It seems that EA Sports have saved the best until last with FIFA 17. I’ll be honest, whilst I enjoy the FIFA games immensely, reviewing iterative sports titles can sometimes be a chore. Of course, year-on-year there are improvements, but for the most part they are hardly revolutionary. Each year we happily pay for a player and team update, the odd gameplay tweak and bit of a graphical polish up.
But it’s all change this year for FIFA 17. A new game engine, reinvigorated visuals and the inclusion of a proper single-player campaign make this year’s entry so much more than just a new coat of paint.
The gameplay remains the same, for the most part unchanged from last year, but the graphics have had a major overhaul.
It is rather surprising that more hasn’t been made of EA Sports’ decision to dump their specially-developed sports game engine, Ignite, for FIFA 17 in favour of DICE’s stalwart Frostbite Engine.
Having only previously seen service in Rory McIlroy PGA Tour, the likes of Madden and NHL have yet to make the jump to the veteran Battlefield game engine. This gives FIFA the graphical edge over the rest of the games in this year’s EA Sports line-up.
The new engine gives the game a face-lift, almost pulling the look of the players out of the dreaded “uncanny valley” and into a new era of on-pitch photo-realism. Almost, but we are not there yet. What we are afforded is the best lighting in a FIFA game, ever. The sky, sunlight and atmosphere are so realistic now and the floodlit evening games look fantastic.
EA Sports Canada has managed to transfer all the great gameplay and ball control over to the new engine. I don’t if it is me switching from my usual PS4 version of the game to Xbox One, but FIFA 17 feels a lot smoother this year. I had no trouble getting the player’s 360° movement working for me, making passing, lobbing and, importantly, shooting, precise and a lot of fun.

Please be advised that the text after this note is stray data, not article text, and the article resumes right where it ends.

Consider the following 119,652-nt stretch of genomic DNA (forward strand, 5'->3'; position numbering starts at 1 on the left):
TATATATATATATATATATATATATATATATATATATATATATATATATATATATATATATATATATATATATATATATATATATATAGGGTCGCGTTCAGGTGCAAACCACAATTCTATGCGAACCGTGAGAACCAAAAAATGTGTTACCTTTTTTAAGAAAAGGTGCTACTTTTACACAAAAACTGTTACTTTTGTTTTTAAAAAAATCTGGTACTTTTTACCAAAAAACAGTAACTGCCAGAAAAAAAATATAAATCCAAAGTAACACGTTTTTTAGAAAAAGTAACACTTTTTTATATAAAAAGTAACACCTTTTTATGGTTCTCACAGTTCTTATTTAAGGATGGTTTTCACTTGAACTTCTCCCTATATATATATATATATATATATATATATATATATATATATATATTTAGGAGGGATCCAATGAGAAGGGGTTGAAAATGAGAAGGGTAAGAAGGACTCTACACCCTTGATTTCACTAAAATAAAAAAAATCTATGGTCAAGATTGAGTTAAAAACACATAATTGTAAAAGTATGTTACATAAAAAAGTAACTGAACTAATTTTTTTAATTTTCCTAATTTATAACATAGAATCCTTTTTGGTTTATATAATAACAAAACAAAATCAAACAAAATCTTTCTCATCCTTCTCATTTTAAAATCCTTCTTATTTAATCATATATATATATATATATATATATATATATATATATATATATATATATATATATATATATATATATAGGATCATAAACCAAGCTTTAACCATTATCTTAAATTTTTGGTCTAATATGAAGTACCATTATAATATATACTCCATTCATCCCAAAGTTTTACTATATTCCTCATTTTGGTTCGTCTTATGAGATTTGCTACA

But it is the addition of the cinematic campaign mode, “The Journey”, really makes this iteration of FIFA something special. With a plot straight out of a boys’ soccer magazine, The Journey gives fans another way to enjoy football as they follow the trials and tribulations of young up-and-coming footballer, Alex Hunter, on his journey to the top.
You’ve got to give EA credit, as they really didn’t need to do all this. We would have been happy with a bit of a gameplay tune up and a little visual polish, as we usually are.
The campaign is perfectly acted, really showing off the power of the Frostbite engine as it injects life and heart into the characters. With as much action off the pitch as on the inclusion of a single-player story campaign sets FIFA 17 apart. It is, without a doubt, something I’d like to see across the EA Sports range—at long as they maintain the same level of quality.
Of course, FIFA 17 still has all the modes you expect. You can play tournaments based on all the famous leagues from around the world, including Australia’s A League, with New Zealand’s Wellington Phoenix represented in the game.
FIFA Ultimate Team remains as addictive as ever. The fantasy football/collectable card game hybrid is almost certainly going to sap the majority of your time as you built your perfect squad.
Manager and player career modes offer a more personal all-encompassing way to experience the beautiful game. There’s also the full remit of online modes like the head-to-head seasons, the 11 v 11 Pro Clubs and Co-op Seasons.
FIFA 17 represents a major turning point for the series. The visuals have matured into something approaching photo-realism and, with the scripted single-player campaign, the game offers a fair bit more than the usual yearly entry. There’s no doubt in my mind that FIFA 17 is the best game in the series for years.